Brown-Forman Distillers Corporation v. New York State Liquor Authority

PETITIONER: Brown-Forman Distillers Corporation
RESPONDENT: New York State Liquor Authority
LOCATION: Dow Chemical

DOCKET NO.: 84-2030
DECIDED BY: Burger Court (1981-1986)
LOWER COURT: New York Court of Appeals

CITATION: 476 US 573 (1986)
ARGUED: Mar 03, 1986
DECIDED: Jun 03, 1986

Lloyd E. Constantine - on behalf of the appellee
Macdonald Flinn - on behalf of the appellant

Facts of the case


Media for Brown-Forman Distillers Corporation v. New York State Liquor Authority

Audio Transcription for Oral Argument - March 03, 1986 in Brown-Forman Distillers Corporation v. New York State Liquor Authority

Warren E. Burger:

We will hear arguments next in Brown-Forman Distillers against New York State Liquor Authority.

Mr. Flinn, I think you may proceed whenever you are ready.

Macdonald Flinn:

Mr. Chief Justice, and may it please the Court, this is an appeal from a judgment by the New York State Court of Appeals.

That court held that the lowest price liquor affirmation requirement of New York's alcoholic beverage control law does not violate the commerce clause of the U.S. Constitution.

On this appeal, Brown-Forman argued that the statute is unconstitutional upon its face because its necessary effect is the extraterritorial regulation by New York of liquor prices in other states.

New York effectively sets the minimum price for liquor sales in every state in the Union.

The New York statute--

Byron R. White:

It does it by setting the... by requiring the filing of prices in New York and telling them not to vary, telling them it can't be... it can't be higher than any place else.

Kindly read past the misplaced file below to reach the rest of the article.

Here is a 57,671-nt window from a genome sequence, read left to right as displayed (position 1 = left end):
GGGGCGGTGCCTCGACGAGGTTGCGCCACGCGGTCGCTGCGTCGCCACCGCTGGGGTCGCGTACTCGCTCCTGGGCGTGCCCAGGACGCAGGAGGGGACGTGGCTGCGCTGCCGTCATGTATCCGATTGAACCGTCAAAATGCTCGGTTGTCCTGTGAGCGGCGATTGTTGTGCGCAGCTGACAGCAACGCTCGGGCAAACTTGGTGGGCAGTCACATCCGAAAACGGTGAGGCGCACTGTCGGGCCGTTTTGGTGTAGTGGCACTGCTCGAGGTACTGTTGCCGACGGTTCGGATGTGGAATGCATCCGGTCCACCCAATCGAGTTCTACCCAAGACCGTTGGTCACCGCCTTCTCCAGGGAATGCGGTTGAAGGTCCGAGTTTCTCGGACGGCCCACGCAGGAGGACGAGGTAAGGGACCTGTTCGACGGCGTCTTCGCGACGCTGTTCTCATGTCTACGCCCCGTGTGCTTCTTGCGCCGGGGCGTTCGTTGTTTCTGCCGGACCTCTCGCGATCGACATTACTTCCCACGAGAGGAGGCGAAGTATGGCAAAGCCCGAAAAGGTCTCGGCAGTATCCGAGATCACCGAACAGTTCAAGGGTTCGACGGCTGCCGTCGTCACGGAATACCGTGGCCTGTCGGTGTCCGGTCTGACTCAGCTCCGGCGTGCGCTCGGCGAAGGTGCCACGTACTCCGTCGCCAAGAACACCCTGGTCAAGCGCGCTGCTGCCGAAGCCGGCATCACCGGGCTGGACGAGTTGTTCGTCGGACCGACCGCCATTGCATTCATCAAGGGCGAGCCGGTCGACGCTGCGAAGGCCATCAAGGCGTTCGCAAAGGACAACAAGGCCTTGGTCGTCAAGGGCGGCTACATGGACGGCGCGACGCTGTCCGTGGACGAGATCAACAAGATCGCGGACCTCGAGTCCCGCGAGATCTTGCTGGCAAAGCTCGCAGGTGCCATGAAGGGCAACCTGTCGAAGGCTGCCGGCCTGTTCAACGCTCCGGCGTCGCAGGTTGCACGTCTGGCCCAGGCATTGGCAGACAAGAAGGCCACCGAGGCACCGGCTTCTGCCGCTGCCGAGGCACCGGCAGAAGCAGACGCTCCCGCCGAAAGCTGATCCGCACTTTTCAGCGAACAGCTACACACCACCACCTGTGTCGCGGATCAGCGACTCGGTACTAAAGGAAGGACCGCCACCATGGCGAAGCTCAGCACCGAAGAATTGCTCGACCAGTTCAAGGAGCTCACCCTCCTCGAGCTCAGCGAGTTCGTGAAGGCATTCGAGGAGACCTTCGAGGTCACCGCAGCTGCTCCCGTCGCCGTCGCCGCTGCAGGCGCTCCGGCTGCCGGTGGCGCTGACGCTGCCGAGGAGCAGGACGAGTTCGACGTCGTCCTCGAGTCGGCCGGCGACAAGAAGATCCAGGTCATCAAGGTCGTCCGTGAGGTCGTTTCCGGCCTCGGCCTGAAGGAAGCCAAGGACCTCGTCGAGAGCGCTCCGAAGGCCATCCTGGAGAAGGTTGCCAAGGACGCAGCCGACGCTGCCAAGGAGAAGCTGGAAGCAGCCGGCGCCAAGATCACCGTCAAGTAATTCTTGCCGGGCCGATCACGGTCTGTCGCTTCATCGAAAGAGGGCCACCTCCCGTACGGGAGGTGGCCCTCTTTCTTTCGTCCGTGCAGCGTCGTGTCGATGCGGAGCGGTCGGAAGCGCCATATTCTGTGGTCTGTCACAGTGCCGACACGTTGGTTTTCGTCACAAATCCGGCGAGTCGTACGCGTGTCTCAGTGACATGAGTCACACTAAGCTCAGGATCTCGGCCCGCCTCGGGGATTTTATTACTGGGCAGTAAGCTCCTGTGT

Macdonald Flinn:

--Yes, Justice White, that is correct.

The statute works this way.

Last Tuesday, for example--

Byron R. White:

It really doesn't say what the prices have to be in some other state.

Macdonald Flinn:

--New York does not set the price.

That is conceded, Justice White.

The supplier initially determines his own price for each brand which he offers for sale to New York suppliers.

It is at that point that the New York statute reaches in and obligates him, mandates that he not for an extended period of time, the posting period, charge any lower price in any other state, having filed that price in New York.

The statute works this way.

On the 25th of every month, every supplier must file or post a schedule of prices to be charged for all of us products sold to New York wholesalers during the next following month.

Last Tuesday, all suppliers had to file an affirmation and a schedule of prices.

It would cover all of their sales for the month of April of this year.

All sales to New York wholesalers must be at those explicit posted prices, neither higher nor lower.

The statute also prohibits the price discrimination or difference in prices charged to one New York wholesaler as compared with other New York wholesalers.

Finally, as a condition of the right to sell to New York wholesalers, the New York statute, as Justice White indicated, obligates every supplier to adhere to that price once posted in New York during the entire calendar month that is covered by the posting requirement.

Every month every supplier must go through this affirmation process again.

The language of the statute and the affirmation or verification form employed by the state liquor authority are essentially in the same identical language.

If the Court will indulge me for a moment, I would like to read the explicit salient provisions of the statute.

It required that the New York posted price must be no higher than the lowest price at which each item of liquor will be sold anywhere in any other state at any time during the calendar month for which such schedule shall be in effect.

Byron R. White:

Do you think that is really a promise?

When you file, you promise now to lower your prices in any other state?

Macdonald Flinn:

It is in just that form, Justice White.